Softball gave Mary-Anne Walz an education. It also took her around the world, to play on diamonds in Taipei, Australia, New Zealand as well as dusty infields across North America. The sport put her into Softball BC’s Hall of Fame, and on Friday she’ll be recognized in her hometown when she’s inducted into the Port Coquitlam Sports Hall of Fame.
Not bad for an accidental player.
Walz, 57, said softball found her, rather than the other way around, when she was 7 or 8 years-old.
“It was the thing to for girls to do at the time,” she said of her new sport that quickly found a place alongside her other passions, soccer, volleyball, basketball as well as track and field.
Walz said growing up in Port Coquitlam, the softball diamond was where community rivalries could be played out. It was a moment of civic pride when her hardscrabble PoCo Blues could beat the posh, big-city team from Coquitlam.
“You always felt like the underdog,” Walz said. “We sure had a lot of heart.”
Walz, a shortstop with a quick arm and assured feet, quickly progressed to rep teams and eventually landed a spot on Canada’s junior national team.
Still, Walz thought basketball would be her ticket to sporting success. But after she returned from a six-month trek around Europe following her graduation from PoCo secondary, she was recruited by the coach of the women’s softball team at Oklahoma State University to play summer ball in Stillwater, Ok.
“It just came out of the blue,” Walz said of the opportunity. “I guess softball chose me.”
The competition in Oklahoma was intense. Many of the summer players came from the university’s varsity program, which was ranked third in the country at the time.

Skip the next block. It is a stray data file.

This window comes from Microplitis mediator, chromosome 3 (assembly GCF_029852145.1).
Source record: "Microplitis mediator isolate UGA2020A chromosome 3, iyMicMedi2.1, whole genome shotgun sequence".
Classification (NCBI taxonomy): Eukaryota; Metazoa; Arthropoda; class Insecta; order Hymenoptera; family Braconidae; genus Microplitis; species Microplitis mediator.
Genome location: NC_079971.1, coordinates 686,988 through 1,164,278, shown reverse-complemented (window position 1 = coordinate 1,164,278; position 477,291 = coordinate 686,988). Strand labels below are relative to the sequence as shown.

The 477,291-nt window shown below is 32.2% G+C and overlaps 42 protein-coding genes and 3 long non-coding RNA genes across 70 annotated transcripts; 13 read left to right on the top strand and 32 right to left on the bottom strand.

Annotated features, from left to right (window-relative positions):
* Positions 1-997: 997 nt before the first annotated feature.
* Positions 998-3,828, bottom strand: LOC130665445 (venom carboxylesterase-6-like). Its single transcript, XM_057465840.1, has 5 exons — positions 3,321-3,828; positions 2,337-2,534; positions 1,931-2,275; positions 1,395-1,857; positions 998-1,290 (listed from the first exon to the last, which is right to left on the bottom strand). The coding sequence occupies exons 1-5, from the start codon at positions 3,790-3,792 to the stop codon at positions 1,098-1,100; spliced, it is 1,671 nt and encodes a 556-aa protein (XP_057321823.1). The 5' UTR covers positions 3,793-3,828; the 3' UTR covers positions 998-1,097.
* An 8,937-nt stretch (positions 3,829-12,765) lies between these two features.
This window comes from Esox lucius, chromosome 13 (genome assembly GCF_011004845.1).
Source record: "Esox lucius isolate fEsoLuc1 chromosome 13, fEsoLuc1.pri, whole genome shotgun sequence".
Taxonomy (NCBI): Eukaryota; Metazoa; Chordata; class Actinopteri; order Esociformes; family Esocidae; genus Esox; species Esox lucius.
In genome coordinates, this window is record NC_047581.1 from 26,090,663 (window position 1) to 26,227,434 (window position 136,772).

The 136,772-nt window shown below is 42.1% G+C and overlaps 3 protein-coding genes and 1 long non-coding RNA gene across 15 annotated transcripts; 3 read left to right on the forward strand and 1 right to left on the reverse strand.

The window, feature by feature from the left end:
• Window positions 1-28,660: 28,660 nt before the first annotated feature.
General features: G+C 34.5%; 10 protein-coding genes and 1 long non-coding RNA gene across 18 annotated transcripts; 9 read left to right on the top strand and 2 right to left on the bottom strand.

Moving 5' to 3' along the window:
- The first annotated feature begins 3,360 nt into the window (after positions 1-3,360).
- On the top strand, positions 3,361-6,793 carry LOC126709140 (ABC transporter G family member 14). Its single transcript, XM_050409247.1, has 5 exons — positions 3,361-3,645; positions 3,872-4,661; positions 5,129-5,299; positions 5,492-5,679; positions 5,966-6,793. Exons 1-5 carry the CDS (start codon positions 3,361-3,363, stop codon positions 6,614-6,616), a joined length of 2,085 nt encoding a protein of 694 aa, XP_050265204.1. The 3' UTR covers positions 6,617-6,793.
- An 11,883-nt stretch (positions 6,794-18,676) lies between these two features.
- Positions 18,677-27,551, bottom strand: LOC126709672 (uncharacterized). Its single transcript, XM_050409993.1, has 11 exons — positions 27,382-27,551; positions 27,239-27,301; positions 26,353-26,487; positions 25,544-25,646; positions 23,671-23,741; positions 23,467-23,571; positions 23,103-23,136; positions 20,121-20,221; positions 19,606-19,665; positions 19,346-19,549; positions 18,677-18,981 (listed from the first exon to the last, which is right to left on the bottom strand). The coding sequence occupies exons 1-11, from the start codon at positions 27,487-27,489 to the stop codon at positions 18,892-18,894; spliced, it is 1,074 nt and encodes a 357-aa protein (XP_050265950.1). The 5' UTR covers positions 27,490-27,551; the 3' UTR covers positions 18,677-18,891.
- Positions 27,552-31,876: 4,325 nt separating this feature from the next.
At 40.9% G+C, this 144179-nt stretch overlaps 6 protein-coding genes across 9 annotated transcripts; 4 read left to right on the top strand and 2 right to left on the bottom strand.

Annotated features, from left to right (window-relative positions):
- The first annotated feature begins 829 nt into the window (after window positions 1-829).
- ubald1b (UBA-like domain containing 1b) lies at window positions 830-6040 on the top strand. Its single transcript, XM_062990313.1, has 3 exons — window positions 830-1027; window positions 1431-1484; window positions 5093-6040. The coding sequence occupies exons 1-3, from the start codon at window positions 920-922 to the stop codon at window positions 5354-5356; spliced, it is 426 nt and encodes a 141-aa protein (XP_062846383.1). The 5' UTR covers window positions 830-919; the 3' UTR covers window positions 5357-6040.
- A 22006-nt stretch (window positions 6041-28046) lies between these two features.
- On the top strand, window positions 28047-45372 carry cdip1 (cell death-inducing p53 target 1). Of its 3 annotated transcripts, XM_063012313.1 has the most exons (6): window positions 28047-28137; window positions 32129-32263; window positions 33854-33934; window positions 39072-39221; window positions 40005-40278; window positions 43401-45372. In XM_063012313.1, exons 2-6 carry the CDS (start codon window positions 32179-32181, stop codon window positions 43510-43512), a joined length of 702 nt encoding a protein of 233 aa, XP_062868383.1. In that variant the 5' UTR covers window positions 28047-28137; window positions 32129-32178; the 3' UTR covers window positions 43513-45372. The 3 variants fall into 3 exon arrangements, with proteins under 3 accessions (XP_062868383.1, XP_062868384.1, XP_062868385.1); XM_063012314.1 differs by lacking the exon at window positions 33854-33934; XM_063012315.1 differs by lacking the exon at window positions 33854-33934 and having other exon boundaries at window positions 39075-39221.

But Walz said she was too naive to be intimidated.
“I just waltzed in there and thought, ‘I’m as good as these people,’” she said.
Walz ended up staying for more than four years, playing for the school team on a scholarship, then returning home from Oklahoma during summer break to play for the renowned Alpha Sports team out of New Westminster, with whom she won five Canadian senior women national championships from 1982 to ’87.
When Walz’s collegiate career ended in 1986, she graduated to Canada’s national team and helped them win a bronze medal at the 1987 Pan-Am Games in Indianapolis, Ind.
Walz said while there was talk of softball being included in the 1988 Summer Olympics, glory in the sport was modest.
“We played because we love the game,” she said.
By the time softball did become a demonstration sport at the 1992 Games in Barcelona, Spain, Walz was 31 and her best playing days were behind her. She’d moved on, she said.
Walz, who also did some coaching after her playing career ended, said her time in the sport was a catalyst for a lot of the successes she’s had in other aspects of her life.
“It opened up a lot of doors,” she said. “It teaches you a lot about yourself and how to play nice in the sandbox.”
Walz said her latest honour has given her a chance to reflect on her softball career and appreciate what it brought her. And, she hopes, other young girls currently playing the sport might take some inspiration to seize its opportunities.
• The 2019 Port Coquitlam Sports Awards and Hall of Fame evening will be held at the theatre at Terry Fox secondary. Doors open at 6 p.m., with the ceremonies kicking off an hour later. For more information, go to www.pocosport.com
Four more inductees for hall
• Wrestler Steve Marshall, who competed for Canada at the 1988 Summer Olympics in Seoul, South Korea, won a bronze medal at the 1987 Pan-Am Games, and finished fourth at the 1989 world championshps.
• Mike Ross, who’s being inducted in the coach category for his accomplishments founding the football program at Terry Fox secondary school back in 1974 when it was still known at PoCo High. He won a provincial championship in 1989 and by the time he retired in 1999, he’d developed several players that went on to collegiate as well as professional careers in the CFL.
• The late Ted Fridge, who will be inducted in the builder category, was Port Coquitlam’s lacrosse king. He was the president of PoCo Saints minor lacrosse from 1973 to ’85, as well as the president of Tri-City Field Lacrosse for 20 years after he founded them in 1979. He was also a commissioner of BC Lacrosse and the Western Canadian Lacrosse Association, as well as a two-time BC Lacrosse executive of the year.
Fridge, who passed away in 2005, was also inducted into the Canadian Lacrosse Hall of Fame in 2009.